Dave Winter @WinterDave2
Okay, so I like to tweet… and post on Facebook, as well as put my photos on Instagram. Although I wouldn’t go as far as saying I’m an addict, I do pick up my phone a lot and find myself distracted throughout the day, checking to see what ‘people’ are saying. So when Lent came up, why wouldn’t I choose to leave social media behind? It would be far harder than chocolate for sure.
Once the habitual routine of reaching for my phone every 10 minutes had been broken (took about three days I reckon) I found the whole experience a very positive one. Not only did I have more time for conversation with people, including my wife, it also was noticed by my children, notably Harrison (5) who told me that I was “listening more with my eyes now”.
I also had to explain to my new workplace, which I joined in the new year, that I was unable to post work updates and adverts. It allowed the door to be opened to explain Lent, the importance of my faith and even say the ‘J’ word. Something they were happy to support me in.
40 days later, I have found myself back in the cyber world. But it’s definitely at a reduced capacity and I am more mindful of the time I spend on there.
Thinking of giving social media up next Lent? I’d recommend it to all of you. Sometimes you’ve got to move your eyes up from your phone screen to the horizon, as much as we look towards the skies, in order to experience the Lords presence in your life.>
Steph Corris @Corris1991
I gave up social media for lent because I realised I was addicted to it, even that scroll first thing in the morning just turned into routine and not a healthy one. God prompted me to be more present in the moment and to stop comparing my life to social media feeds I was seeing so many times a day. I use social media for my youth ministry so those separate accounts stayed active.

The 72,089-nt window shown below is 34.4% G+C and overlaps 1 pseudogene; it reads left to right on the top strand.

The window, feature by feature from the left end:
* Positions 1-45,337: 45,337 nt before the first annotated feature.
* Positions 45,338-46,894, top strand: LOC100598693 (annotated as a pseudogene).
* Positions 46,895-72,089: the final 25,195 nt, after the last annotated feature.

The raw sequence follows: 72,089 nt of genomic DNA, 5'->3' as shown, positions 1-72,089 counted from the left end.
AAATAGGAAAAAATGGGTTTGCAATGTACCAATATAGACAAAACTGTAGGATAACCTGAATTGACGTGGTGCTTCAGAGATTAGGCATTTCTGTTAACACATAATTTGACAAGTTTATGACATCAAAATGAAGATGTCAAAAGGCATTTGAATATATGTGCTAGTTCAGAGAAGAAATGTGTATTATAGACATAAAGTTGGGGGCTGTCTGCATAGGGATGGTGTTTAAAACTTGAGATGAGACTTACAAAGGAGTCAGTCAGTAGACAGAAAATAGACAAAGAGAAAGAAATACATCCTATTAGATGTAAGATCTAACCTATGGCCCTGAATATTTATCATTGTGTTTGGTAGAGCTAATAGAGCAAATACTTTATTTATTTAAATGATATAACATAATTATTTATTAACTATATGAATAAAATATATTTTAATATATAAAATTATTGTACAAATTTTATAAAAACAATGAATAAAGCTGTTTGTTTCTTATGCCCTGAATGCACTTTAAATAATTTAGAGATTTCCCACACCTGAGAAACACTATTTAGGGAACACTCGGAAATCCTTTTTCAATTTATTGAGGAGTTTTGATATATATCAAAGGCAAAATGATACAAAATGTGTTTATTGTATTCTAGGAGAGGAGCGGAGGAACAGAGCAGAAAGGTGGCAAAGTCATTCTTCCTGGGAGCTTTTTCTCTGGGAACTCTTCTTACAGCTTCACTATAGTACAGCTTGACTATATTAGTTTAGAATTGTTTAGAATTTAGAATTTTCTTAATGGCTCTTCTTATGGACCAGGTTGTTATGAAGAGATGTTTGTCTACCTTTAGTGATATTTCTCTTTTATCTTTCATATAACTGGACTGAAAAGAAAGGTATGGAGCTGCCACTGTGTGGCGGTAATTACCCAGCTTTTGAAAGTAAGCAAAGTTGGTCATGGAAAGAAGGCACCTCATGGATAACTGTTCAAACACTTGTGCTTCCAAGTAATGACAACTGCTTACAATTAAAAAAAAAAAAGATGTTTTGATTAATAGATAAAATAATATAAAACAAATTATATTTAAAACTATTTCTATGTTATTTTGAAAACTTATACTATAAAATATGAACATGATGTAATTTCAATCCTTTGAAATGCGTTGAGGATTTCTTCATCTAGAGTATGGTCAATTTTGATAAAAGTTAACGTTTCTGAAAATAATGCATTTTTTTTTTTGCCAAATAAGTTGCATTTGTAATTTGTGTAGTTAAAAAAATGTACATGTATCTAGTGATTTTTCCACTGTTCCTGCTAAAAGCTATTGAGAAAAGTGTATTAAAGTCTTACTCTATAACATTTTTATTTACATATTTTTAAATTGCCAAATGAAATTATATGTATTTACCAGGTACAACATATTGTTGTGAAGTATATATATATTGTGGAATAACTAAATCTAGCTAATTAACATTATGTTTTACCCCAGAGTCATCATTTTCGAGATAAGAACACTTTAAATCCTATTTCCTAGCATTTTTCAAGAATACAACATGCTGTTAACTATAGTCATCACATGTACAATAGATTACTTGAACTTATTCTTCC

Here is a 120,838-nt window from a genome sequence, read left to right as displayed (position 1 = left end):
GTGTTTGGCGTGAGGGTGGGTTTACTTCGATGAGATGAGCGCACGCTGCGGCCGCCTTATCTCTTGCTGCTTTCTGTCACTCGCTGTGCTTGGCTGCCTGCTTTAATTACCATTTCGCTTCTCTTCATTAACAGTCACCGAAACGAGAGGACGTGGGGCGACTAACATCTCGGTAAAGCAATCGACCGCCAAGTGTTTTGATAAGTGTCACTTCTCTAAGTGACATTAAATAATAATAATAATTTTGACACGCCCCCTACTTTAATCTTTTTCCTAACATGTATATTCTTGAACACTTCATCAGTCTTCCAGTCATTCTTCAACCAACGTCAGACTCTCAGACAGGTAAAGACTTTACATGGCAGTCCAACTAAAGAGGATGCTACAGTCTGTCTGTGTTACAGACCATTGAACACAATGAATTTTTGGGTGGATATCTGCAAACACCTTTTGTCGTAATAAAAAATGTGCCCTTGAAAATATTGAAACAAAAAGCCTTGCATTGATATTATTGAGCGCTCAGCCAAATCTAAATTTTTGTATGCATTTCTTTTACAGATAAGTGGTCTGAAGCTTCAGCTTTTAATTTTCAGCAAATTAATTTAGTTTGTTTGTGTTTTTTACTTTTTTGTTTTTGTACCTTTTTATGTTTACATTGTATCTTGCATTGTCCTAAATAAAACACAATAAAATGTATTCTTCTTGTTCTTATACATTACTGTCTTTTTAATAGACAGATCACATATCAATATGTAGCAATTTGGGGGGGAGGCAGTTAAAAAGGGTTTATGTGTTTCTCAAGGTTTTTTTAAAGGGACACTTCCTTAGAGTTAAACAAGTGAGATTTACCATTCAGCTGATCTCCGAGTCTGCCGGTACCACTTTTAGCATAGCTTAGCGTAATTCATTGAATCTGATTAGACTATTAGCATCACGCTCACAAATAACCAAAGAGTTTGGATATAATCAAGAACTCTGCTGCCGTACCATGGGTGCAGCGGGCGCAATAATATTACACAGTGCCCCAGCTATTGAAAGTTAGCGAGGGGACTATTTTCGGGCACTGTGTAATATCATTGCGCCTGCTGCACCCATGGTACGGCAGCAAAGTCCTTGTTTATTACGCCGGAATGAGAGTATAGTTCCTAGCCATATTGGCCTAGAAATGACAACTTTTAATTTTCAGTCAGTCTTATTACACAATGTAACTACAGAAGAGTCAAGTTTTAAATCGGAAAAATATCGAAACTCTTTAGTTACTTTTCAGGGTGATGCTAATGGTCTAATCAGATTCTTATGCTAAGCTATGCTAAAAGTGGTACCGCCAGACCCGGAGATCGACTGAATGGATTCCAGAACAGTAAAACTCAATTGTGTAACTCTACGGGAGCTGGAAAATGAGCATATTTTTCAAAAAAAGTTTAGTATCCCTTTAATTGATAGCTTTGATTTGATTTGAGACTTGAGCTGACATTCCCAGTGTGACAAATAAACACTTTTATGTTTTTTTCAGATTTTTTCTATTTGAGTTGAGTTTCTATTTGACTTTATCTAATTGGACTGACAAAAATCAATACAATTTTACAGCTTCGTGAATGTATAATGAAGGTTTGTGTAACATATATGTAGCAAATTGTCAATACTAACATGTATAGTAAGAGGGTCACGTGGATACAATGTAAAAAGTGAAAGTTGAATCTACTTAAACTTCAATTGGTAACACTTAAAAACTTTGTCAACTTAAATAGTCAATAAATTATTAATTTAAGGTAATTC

Social media was good to me but not FOR me, I wanted to focus on my main man, Jesus. It was really difficult; I struggled, I resorted to a lot of Pinterest which I hadn't banned myself from, and although I had good intentions, those little pockets of time were not used for prayer or growing my relationship with God.
I did learn that I can live without social media and I don't have to post three times a day. I don't have to scroll for the sake of scrolling and I don't have to compare myself to those lives I see on social media daily. I am happy to be back on social media, but I know that I need to make sure it is not controlling me.
It didn't go exactly to plan but I learnt a lot and I became better at directly messaging individuals to find out what's going on in their lives, finding out both the good and the bad and being able to pray and encourage more specifically, in contrast to only seeing the 'highlights reel' that social media tends to show.
Victoria Tatton @Tatts2007
A few times a year I saw something that annoyed, angered or saddened me on Facebook and I deactivated my account for a few days, sometimes months. This Lent it was a conscious decision to give it up, take stock and evaluate precisely what Facebook brought to my life.
It turns out that, for me, it gave very little and took away far too much. I lost one of life’s most precious commodities to Facebook – time. Whilst always saying I didn’t have enough, I could always squeeze in an extra 20 minutes for Facebook to see what someone (who I hadn’t spoken to for months) had for lunch.
God showed me that I needed to prioritise and give my time to real, meaningful and encouraging conversation with the people actually present in my life. To look up from a screen and see what was happening around me. So Victoria and Facebook are no longer friends and there is a real sense of liberation about that.